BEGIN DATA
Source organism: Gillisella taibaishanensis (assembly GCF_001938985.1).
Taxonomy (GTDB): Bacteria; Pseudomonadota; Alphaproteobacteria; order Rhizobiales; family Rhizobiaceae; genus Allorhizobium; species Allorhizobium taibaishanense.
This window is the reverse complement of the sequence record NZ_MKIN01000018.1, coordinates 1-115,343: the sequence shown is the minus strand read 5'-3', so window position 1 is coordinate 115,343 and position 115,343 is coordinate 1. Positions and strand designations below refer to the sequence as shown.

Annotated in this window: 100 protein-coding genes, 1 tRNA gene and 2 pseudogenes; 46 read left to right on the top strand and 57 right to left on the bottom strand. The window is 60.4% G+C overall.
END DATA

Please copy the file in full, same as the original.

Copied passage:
Source organism: Gillisella taibaishanensis (assembly GCF_001938985.1).
Taxonomy (GTDB): Bacteria; Pseudomonadota; Alphaproteobacteria; order Rhizobiales; family Rhizobiaceae; genus Allorhizobium; species Allorhizobium taibaishanense.
This window is the reverse complement of the sequence record NZ_MKIN01000018.1, coordinates 1-115,343: the sequence shown is the minus strand read 5'-3', so window position 1 is coordinate 115,343 and position 115,343 is coordinate 1. Positions and strand designations below refer to the sequence as shown.

Annotated in this window: 100 protein-coding genes, 1 tRNA gene and 2 pseudogenes; 46 read left to right on the top strand and 57 right to left on the bottom strand. The window is 60.4% G+C overall.